Contrary to what you thought while you were in school trying to learn how to do it, memorizing textbook information is a skill you'll need to use your entire life. All careers are learning experiences whether you're flipping burgers at McDonalds or the head of scientific research at a major university. Staying at the top of your game in any field requires retraining information as advances are made so you might as well get good at memorization, because it's the single best way of retaining useful information. If you don't already have a photographic memory, this article should provide some helpful tips on getting good fast.
Don't Memorize Everything
What most people don't realize is that memorization is only helpful if you're retaining useful information, and a large portion of any textbook is explanation and filler. When you're memorizing, go right for the meat. If you're training to be an electrician, for example, zero in on phrases like "Compression Lugs are for two hole stud type input power connections" and memorize that. Read the section on the history and development of compression lugs, but don't memorize it. It's enough to understand where they came from.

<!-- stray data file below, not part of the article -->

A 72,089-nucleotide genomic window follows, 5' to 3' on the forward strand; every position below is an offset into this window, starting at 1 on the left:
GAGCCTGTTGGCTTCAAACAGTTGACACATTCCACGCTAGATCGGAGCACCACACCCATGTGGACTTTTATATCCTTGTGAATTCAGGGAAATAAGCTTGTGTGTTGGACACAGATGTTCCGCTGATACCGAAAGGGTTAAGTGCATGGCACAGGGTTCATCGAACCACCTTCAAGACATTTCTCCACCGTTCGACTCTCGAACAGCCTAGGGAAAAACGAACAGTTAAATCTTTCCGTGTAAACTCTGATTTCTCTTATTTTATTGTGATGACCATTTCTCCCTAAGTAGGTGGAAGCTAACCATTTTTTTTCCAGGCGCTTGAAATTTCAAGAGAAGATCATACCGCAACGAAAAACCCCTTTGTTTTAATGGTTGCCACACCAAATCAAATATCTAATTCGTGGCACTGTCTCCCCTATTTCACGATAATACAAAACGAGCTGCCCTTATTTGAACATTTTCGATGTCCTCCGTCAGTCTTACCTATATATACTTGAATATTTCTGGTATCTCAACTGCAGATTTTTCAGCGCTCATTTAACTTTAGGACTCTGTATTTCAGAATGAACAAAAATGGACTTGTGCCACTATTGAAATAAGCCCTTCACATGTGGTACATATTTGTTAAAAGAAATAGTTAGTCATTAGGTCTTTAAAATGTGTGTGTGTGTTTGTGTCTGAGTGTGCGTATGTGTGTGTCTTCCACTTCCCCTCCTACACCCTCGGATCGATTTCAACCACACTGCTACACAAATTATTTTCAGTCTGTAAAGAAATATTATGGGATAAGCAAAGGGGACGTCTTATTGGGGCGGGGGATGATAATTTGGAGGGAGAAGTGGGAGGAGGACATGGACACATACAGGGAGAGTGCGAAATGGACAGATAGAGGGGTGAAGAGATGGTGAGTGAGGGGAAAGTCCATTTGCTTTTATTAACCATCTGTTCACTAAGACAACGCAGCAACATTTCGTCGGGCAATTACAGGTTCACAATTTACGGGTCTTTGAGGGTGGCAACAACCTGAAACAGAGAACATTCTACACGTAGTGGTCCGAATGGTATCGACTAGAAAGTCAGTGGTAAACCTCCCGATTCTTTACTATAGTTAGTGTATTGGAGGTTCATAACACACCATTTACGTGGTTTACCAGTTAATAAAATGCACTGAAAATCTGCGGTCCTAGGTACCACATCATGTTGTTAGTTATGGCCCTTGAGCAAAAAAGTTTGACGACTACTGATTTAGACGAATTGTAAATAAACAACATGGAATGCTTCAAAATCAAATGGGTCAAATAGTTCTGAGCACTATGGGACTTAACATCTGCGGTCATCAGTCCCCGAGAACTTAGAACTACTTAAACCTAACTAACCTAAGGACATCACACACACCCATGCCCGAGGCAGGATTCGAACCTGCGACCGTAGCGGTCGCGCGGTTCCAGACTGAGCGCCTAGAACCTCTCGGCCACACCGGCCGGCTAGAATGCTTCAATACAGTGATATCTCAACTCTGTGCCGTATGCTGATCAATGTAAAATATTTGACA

You should also make sure you know what you'll be using the information for, because that will help you decide what's relevant enough to memorize and what isn't. If you're training for a real estate license, get an old copy of the exam or see if they provide a pre-exam training test from which you can study. If there's a question on detached homes you can go through your textbooks for relevant facts on the subject and make sure to remember them. You might also find it helpful to speak with real estate training professionals, so you can see what you are reading in real time action.
Make a List
Memorizing facts in-context can be helpful if you'll be expected to repeat paragraphs verbatim. This may be the case if they're staffing government jobs or you're applying for a position of a court stenographer. However, verbatim memory dumps aren't the only use for memorization. You can also use it to study for any test by compiling relevant facts about a subject into a numbered list and then memorizing the list. It's a proven effective study technique, because the number association lets you know if you've forgotten anything.
This technique can be especially useful in any profession, like the law, where there are a lot of rules or regulations to remember. Legal language is often complex and overly verbose, so in order to make sure you've got the main points down pat you can pull them out and make a memorizable list. For example, bar exam tutors need to keep up to speed on changes to their local local laws, and this would be easy if they just had to modify a bulleted list rather than memorize a whole new Act. Just ask Strategic Bar Coach about how often the California bar exams change and how they keep up with the ever changing information!
Memorization works but needs topping up in order to stay verbatim in your head, so review your lists every week or so to make sure you've still got them down.